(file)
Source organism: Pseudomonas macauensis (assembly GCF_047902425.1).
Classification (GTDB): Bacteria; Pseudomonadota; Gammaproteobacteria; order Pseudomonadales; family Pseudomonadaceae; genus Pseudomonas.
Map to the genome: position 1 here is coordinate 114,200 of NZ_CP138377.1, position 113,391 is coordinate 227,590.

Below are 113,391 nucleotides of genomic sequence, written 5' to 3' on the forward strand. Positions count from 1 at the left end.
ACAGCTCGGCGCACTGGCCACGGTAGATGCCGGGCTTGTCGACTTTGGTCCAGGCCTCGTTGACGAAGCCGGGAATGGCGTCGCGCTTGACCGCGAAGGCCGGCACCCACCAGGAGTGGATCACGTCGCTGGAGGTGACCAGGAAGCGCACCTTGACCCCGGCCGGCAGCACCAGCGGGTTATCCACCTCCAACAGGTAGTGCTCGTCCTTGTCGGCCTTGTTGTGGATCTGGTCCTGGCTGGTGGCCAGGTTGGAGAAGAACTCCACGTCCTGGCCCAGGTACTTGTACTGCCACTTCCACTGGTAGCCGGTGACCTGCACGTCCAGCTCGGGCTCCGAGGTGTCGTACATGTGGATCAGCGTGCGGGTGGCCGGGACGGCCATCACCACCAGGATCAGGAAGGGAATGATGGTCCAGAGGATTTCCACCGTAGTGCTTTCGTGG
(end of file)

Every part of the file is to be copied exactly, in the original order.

Source organism: Pseudomonas macauensis (assembly GCF_047902425.1).
Classification (GTDB): Bacteria; Pseudomonadota; Gammaproteobacteria; order Pseudomonadales; family Pseudomonadaceae; genus Pseudomonas.
Map to the genome: position 1 here is coordinate 114,200 of NZ_CP138377.1, position 113,391 is coordinate 227,590.

Below are 113,391 nucleotides of genomic sequence, written 5' to 3' on the forward strand. Positions count from 1 at the left end.
ACAGCTCGGCGCACTGGCCACGGTAGATGCCGGGCTTGTCGACTTTGGTCCAGGCCTCGTTGACGAAGCCGGGAATGGCGTCGCGCTTGACCGCGAAGGCCGGCACCCACCAGGAGTGGATCACGTCGCTGGAGGTGACCAGGAAGCGCACCTTGACCCCGGCCGGCAGCACCAGCGGGTTATCCACCTCCAACAGGTAGTGCTCGTCCTTGTCGGCCTTGTTGTGGATCTGGTCCTGGCTGGTGGCCAGGTTGGAGAAGAACTCCACGTCCTGGCCCAGGTACTTGTACTGCCACTTCCACTGGTAGCCGGTGACCTGCACGTCCAGCTCGGGCTCCGAGGTGTCGTACATGTGGATCAGCGTGCGGGTGGCCGGGACGGCCATCACCACCAGGATCAGGAAGGGAATGATGGTCCAGAGGATTTCCACCGTAGTGCTTTCGTGG